August 21, 2009

‘We can't solve problems by using the same kind of thinking we used when we created them.’ Einstein

The Nature of Us

More than half of all human beings live in urban areas. People living between slabs of concrete become detached from nature and this detachment contributes to a drastic rise in mental health problems. Every year ninety million births take place; in a second three children are born: two of them will live in abject poverty. As people migrate in increasing numbers into the towns and cities, the resultant overcrowding brings a silent stress to our natural bodies; the evolutionary force within senses a need to control population growth. Nature is only interested in survival of the species. If there are too many, she will take steps to redress the balance.

During times of danger, war or famine, fertility rates drop. Our bodies protect their few precious eggs by shutting down ovulation. The innate self-protective system which guides the ebb and flow of our reproductive patterns is the wisdom of nature at work. The collective unconscious that lives within us all may decide "We won't make more."

In our conglomerates we have created ‘fear factories’. Fear of not having enough; fear of losing what we do have; fear of the stranger; fear of dying; fear of disease; fear of violence and fear of war. These fears are manufactured for the purpose of controlling large quantities of people living in close proximity. Some might call it civilization.

To counteract these artificial and destructive fears we resort to denial. We enclose ourselves in a cocoon of equally artificial safety from where we cannot sensibly deal with the reality of our lives. We deny the suffering of others, our impact on the environment, the ‘collateral damage’ of pointless war and we deny our individual responsibility to do something about it.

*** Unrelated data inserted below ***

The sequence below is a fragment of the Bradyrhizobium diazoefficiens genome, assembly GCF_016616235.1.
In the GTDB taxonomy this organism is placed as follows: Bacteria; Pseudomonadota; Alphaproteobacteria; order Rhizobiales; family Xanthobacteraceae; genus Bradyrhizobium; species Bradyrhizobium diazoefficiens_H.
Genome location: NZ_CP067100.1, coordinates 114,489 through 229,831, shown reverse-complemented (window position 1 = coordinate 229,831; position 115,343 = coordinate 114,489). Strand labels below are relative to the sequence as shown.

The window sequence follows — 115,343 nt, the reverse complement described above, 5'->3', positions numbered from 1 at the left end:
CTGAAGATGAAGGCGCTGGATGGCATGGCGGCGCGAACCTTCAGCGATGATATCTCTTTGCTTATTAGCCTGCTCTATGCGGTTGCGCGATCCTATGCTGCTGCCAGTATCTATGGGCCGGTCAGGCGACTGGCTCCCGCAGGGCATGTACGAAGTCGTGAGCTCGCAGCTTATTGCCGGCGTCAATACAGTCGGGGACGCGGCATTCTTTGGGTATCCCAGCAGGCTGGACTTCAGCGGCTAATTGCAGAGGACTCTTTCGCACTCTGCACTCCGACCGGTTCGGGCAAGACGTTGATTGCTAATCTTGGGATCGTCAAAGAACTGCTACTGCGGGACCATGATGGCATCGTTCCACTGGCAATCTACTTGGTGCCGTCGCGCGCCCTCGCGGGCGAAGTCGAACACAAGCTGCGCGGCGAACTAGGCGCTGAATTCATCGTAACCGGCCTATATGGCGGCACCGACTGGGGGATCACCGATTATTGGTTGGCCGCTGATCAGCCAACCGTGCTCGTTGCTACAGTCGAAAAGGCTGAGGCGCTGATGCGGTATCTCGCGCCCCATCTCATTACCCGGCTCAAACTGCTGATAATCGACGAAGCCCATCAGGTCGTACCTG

But our most basic natural programming is little to do with these types of fear, or indeed denial. Our most basic need (after food and shelter) is for simple pleasure - such as the touch of a friend, helping someone in need, or enjoyment of a good book. We all instinctively know what is good for us, and we should banish the fear that to tread that path is wrong. Doing what is good for us is empowering, satisfying, healthy and joyful.

‘The idea that six billion of us are needlessly and voluntarily living profoundly destructive, counter-intuitive, unhappy, unhealthy, unnatural, hard, self-limiting, self-sacrificing, deprived lives, and that all we need to do is learn the lessons of nature, change our minds, walk away from civilization and create an stunningly better, joyful life, and save the world in the process, is just too radical, too insane an idea for most people to accept.’ Read Dave Pollard's magnificent and insightful observations:

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